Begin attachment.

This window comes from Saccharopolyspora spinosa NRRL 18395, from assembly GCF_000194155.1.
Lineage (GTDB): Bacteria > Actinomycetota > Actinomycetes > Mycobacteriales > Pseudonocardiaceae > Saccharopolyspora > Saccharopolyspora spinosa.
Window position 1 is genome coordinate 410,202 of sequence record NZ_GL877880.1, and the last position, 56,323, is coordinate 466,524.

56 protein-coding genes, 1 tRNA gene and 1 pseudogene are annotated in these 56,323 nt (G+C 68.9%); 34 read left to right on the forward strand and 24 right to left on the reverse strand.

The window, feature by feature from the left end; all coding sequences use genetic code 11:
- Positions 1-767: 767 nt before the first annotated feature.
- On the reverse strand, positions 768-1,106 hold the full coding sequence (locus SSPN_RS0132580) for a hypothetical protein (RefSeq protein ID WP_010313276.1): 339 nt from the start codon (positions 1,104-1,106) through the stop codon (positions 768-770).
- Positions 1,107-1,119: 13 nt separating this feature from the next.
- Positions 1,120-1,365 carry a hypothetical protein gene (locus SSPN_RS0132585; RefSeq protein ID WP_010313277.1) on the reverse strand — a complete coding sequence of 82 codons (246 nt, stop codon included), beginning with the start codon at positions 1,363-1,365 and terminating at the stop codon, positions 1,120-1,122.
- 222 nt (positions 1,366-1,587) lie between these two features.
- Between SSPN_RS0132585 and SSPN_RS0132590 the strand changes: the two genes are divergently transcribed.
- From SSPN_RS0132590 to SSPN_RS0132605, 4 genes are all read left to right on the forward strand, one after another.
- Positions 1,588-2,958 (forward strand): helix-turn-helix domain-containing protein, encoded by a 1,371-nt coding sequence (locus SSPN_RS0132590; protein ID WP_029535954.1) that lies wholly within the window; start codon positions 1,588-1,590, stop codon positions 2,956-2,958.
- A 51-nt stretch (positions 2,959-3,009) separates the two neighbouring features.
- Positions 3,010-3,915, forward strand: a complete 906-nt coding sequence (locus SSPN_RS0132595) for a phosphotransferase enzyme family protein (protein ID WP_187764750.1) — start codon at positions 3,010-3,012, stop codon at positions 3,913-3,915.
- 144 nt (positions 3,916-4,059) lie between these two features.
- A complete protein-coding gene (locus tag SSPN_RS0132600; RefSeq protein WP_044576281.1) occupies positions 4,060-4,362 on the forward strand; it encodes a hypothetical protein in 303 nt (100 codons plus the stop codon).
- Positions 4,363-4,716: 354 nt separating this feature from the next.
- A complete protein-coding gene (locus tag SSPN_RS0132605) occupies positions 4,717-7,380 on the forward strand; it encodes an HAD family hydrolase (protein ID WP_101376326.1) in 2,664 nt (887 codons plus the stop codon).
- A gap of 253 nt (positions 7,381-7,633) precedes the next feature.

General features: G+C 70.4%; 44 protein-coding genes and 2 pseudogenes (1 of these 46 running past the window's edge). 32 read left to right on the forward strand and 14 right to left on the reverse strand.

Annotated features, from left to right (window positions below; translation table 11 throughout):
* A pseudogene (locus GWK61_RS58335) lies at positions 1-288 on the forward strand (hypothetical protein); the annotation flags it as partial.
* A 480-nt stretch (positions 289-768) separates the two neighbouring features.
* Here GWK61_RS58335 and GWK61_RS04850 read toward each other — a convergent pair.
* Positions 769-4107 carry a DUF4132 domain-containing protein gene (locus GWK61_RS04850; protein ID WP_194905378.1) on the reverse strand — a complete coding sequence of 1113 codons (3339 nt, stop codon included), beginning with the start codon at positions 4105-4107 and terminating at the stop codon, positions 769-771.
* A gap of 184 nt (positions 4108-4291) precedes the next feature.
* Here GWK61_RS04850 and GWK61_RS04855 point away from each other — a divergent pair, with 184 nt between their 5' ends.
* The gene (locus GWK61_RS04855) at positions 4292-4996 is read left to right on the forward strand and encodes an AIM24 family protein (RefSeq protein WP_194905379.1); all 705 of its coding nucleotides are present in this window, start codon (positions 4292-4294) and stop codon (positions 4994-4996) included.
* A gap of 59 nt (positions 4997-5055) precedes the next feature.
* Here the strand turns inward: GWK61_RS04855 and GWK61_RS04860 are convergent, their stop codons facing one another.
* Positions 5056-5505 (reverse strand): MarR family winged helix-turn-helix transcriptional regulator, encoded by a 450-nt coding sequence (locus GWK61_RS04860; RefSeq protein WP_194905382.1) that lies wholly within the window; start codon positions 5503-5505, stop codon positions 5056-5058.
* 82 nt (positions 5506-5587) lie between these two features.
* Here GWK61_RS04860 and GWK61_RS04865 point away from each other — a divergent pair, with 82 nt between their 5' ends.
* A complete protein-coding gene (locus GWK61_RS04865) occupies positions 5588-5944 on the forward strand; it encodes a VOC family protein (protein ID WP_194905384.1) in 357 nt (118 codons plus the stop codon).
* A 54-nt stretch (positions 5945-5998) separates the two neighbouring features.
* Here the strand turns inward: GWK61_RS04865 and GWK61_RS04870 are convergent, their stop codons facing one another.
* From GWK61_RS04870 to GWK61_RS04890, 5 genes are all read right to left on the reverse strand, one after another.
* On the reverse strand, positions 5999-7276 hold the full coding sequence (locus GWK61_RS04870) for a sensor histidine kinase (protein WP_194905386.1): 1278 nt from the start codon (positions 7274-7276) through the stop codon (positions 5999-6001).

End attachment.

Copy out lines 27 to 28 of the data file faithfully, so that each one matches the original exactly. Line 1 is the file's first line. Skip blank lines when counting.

* A gap of 184 nt (positions 4108-4291) precedes the next feature.
* Here GWK61_RS04850 and GWK61_RS04855 point away from each other — a divergent pair, with 184 nt between their 5' ends.